Now tens of thousands of casualties are predicted, with tens of thousands more children expected to be orphaned by ebola. 'The numbers are scary,' said Tom.
'It's moved from being a small local problem to being a catastrophe, and it's going to get exponentially worse.'
Over the past six years Tom has seen his charity achieve spectacular success. In the first year 100 children were helped into family homes and education. By this summer 20,000 children had been found homes and school places, and their foster families helped to start businesses.
And then ebola hit.
Now he fears that every month, a whole year's charity work is unravelling.
Tom originally chose to work in Sierra Leone because it was officially the poorest country in the world. But month by month, year by year, the situation for its people was improving.
'Sierra Leone has been such a positive story for the last five years. It has been recovering from its civil war. It has diamonds, iron ore, probably oil. We have seen so much get better, and it is so incredibly sad now,' said Tom. 'It doesn't really bear thinking about. We are probably losing a year's progress every month.
'We could potentially be talking about as many fatalities from ebola in the next few months as from the whole of Sierra Leone's decade-long civil war. Everyone knows someone who has died.'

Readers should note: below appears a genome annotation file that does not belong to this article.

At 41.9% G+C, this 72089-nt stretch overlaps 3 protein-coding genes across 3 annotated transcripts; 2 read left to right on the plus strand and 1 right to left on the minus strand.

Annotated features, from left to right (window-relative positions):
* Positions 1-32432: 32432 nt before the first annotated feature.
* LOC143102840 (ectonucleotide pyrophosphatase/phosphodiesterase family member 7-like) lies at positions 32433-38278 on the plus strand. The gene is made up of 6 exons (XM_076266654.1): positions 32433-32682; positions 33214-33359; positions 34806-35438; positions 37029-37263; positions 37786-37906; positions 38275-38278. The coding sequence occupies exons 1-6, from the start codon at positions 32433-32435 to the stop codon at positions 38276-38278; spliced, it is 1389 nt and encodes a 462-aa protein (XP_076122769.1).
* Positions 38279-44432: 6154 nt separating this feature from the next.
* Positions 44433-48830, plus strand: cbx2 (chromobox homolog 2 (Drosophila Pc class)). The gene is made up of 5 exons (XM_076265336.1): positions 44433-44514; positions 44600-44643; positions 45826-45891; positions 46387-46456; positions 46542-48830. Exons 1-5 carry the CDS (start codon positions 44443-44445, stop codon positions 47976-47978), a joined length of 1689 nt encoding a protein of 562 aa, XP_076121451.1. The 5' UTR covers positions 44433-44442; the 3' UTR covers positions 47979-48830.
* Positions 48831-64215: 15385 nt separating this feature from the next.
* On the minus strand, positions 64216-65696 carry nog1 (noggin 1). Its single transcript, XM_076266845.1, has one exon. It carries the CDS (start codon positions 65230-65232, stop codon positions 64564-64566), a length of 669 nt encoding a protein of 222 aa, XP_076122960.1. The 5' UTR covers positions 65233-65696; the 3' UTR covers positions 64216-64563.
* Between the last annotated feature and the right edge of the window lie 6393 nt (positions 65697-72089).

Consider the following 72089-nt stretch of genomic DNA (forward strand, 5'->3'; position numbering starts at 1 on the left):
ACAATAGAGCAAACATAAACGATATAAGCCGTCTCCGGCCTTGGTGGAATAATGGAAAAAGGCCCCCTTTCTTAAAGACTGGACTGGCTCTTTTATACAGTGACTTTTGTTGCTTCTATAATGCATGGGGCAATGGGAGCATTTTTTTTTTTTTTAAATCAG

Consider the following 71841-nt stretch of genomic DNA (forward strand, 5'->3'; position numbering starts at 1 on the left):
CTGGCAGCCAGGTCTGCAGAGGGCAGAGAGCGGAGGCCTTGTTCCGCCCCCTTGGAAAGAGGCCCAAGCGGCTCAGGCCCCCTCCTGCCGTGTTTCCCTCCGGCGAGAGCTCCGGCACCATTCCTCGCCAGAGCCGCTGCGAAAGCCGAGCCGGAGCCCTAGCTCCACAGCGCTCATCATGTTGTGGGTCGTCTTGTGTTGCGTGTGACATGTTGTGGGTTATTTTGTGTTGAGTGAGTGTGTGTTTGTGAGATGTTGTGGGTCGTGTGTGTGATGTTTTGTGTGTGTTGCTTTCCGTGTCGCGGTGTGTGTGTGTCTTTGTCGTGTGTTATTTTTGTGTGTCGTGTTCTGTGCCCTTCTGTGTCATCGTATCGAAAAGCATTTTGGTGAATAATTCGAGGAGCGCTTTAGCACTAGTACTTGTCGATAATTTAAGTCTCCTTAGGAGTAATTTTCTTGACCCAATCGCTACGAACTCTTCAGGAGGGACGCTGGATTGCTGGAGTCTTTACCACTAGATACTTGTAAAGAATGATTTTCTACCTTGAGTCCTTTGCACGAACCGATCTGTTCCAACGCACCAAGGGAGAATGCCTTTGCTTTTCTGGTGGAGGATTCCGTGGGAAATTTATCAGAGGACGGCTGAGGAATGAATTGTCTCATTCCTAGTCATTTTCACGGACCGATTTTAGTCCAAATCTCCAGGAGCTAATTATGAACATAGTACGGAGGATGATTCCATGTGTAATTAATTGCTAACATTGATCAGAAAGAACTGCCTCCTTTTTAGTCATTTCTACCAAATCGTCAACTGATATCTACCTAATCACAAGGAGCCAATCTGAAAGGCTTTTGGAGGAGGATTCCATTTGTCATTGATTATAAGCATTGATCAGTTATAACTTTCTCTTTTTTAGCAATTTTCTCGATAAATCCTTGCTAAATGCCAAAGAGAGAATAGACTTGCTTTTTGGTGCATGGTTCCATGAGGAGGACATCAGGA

Tom knew he needed to switch the focus of the charity's work to trying to halt the spread of ebola – and care for the thousands of orphans the disease is already leaving in its wake.
'We have a model which we know will work, but we need an enormous amount of money to tackle the whole problem,' he said. 'What works is one-to-one conversations.
'We are investing in people going into villages, household to household, with some very simple messages: don't touch people, if you see a house where someone is ill, call in expert help.We have already got people out there, on the ground, local people, trusted people.
'The British government is dong the complex things, the hospitals, the clinics, the vaccinations. But there is a lot on the local level that an organisation like ours can do.'
Tom is confident that the charity's core local staff should be able to keep themselves free of ebola and said: 'I would like to think that children who are in direct contact with our charity are a lot safer than they would be otherwise.'
He is not sure when he will return. 'It's a tricky one. A large part of me wants to go and help, and I am 99.9pc sure I would not contract ebola because I know about washing my hands, not touching sick people, all the messages we need to get across, but it's a question of what can be achieved,' he said.
'But I have noticed that when people greet me now they begin with, 'So Tom, when were you last out there,' before moving forward to shake my hand!'
His wife, Lucinda, is a human rights and war crimes lawyer and the couple have sons aged seven, five, three, and one month. Topics of conversation in the Dannatt household could become bleak, but Tom said it his family that keeps him from despair. 'The general chaos and fun of a big family is probably the best coping mechanism possible,' he said.